Even painting the exterior can require permission. Here is what you need to know
Last month The Times plotted the UK destinations with the most listed buildings. A surprising number of Scottish council areas featured: Edinburgh, Fife, Glasgow, Aberdeenshire and Dumfries and Galloway all appeared within the top 15.
At the last count, Scotland was home to more than 47,000 significant structures, ranging from places of worship to private residences and ambitious civic projects. Yet a straw poll of the country’s local planning authorities has shown that the Scots’ predilection for buying listed homes (estate agents rate them as some of the most sought after, especially Georgian properties and city townhouses) does not necessarily translate into knowledge about what work can be undertaken without permission.
A number of councils polled by The Times reported a rise over the past two years in the number of homeowners seeking advice on how to approach changing their listed properties. Amendments to the Planning (Listed Buildings and Conservation Areas) Scotland Act 1997, the law that sets out guidelines on listed homes and specifically to tweaks made to the appeals process in 2014, is thought to be behind the increase. Recent movement in prime areas of Scottish cities, such as Edinburgh’s New Town, where much of the property stock is listed, was mooted as another reason.
When it comes to making alterations, Historic Environment Scotland, the body responsible for protecting the country’s built landscape, stresses the importance of contacting your local planning authority in the first instance. Each authority has its own set of policies that must be adhered to, but as long as the desired work does not affect the architectural, cultural or historical feature of the property that has merited its listing, the process should be relatively straightforward.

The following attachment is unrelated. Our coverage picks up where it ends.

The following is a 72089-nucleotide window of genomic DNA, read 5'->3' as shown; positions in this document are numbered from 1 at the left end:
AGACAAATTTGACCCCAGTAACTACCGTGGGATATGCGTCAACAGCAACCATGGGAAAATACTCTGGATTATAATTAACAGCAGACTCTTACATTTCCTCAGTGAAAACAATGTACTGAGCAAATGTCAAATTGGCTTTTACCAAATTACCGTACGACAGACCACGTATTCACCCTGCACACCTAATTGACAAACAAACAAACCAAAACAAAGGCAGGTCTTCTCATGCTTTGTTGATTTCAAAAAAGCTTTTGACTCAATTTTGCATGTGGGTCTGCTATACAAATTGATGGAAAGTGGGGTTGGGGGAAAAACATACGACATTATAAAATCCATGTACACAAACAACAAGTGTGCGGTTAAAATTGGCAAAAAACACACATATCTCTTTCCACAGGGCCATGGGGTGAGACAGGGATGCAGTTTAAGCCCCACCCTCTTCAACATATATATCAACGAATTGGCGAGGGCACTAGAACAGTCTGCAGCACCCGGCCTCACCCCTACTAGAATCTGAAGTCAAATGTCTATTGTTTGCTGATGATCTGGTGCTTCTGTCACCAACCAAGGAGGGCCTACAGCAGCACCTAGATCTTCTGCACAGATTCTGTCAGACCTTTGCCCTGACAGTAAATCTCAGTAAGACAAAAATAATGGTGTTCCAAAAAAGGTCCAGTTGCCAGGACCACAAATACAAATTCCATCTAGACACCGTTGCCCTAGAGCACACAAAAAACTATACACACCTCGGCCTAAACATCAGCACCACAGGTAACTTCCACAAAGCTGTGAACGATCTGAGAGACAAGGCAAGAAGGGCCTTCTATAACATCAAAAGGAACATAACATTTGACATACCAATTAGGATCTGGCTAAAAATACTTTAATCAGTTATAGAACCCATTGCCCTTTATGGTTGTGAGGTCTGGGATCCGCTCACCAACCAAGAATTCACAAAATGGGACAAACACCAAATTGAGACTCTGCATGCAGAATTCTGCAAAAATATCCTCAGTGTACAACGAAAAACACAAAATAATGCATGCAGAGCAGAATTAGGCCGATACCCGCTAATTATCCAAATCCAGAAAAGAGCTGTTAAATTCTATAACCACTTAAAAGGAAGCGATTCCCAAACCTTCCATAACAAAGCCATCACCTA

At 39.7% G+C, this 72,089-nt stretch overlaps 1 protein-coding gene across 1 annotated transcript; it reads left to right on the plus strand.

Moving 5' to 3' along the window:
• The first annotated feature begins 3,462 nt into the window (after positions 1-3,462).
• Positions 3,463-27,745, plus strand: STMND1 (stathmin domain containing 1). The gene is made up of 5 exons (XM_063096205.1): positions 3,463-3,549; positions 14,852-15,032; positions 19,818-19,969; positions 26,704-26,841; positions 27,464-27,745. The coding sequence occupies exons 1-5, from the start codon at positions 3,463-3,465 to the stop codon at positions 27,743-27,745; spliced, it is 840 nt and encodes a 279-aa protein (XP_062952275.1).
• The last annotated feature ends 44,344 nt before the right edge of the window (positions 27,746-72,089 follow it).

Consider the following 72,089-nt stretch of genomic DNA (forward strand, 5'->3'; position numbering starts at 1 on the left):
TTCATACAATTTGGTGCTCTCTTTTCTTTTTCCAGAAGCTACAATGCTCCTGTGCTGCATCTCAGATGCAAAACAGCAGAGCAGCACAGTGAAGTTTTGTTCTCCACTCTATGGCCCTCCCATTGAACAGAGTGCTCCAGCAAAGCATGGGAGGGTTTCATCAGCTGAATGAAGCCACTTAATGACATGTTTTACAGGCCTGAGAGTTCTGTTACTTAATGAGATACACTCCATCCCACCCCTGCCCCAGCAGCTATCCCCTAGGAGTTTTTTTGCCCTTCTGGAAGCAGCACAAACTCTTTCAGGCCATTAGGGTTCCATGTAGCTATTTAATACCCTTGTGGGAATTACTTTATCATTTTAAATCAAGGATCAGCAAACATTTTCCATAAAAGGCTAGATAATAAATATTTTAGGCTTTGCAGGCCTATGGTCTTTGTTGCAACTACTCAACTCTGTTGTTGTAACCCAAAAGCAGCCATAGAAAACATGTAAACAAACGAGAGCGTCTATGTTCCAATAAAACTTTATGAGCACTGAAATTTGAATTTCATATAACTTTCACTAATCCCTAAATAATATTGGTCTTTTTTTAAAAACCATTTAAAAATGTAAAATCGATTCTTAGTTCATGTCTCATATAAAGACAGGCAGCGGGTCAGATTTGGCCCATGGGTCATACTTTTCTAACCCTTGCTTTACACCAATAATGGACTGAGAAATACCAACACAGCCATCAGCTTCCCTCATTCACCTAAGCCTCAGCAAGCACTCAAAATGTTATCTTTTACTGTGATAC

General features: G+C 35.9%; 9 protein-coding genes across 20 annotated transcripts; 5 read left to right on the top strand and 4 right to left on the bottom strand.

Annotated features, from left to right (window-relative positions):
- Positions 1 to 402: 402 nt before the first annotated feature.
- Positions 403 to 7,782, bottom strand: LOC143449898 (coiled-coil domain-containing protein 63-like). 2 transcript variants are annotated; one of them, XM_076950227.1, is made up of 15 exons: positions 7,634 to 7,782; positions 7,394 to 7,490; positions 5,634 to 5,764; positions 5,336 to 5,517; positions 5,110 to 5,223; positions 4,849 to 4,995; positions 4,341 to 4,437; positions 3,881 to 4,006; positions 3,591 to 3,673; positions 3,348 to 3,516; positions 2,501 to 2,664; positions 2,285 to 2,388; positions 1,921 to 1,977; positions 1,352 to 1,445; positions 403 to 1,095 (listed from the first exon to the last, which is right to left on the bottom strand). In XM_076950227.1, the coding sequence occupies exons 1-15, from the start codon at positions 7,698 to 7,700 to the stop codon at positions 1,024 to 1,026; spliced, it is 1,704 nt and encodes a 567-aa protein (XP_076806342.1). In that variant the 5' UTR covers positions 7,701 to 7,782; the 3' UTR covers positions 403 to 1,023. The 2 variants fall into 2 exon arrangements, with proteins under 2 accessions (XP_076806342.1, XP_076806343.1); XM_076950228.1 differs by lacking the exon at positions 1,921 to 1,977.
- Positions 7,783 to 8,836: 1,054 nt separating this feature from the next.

Pinehurst, a B listed Arts and Crafts property designed by the architect William Hunter McNab, is an example of how the experience can be positive. Built in 1914, the house was bought by Sandro and Anna Giovanazzi 20 years ago. It was designated as a protected building because of the “streamlined form of its design”, so the couple were able to refurbish the kitchen and utility room, formerly a butler’s pantry, without applying for listed building consent because no internal walls were altered. They also upgraded the property’s three bathrooms.
The exterior of Pinehurst, however, required a different approach. The house’s aged rosemary clay roof tiles had to be replaced with an identical style to ensure the aesthetic of the house remained true to its original design.
“We bought a batch and stored them outside so they became weathered,” says Anna. “With an old house like this, you have to look at it on a larger scale. While it will always need maintaining, and permission must be sought for any work on the outside, whatever you do will always be worth it.”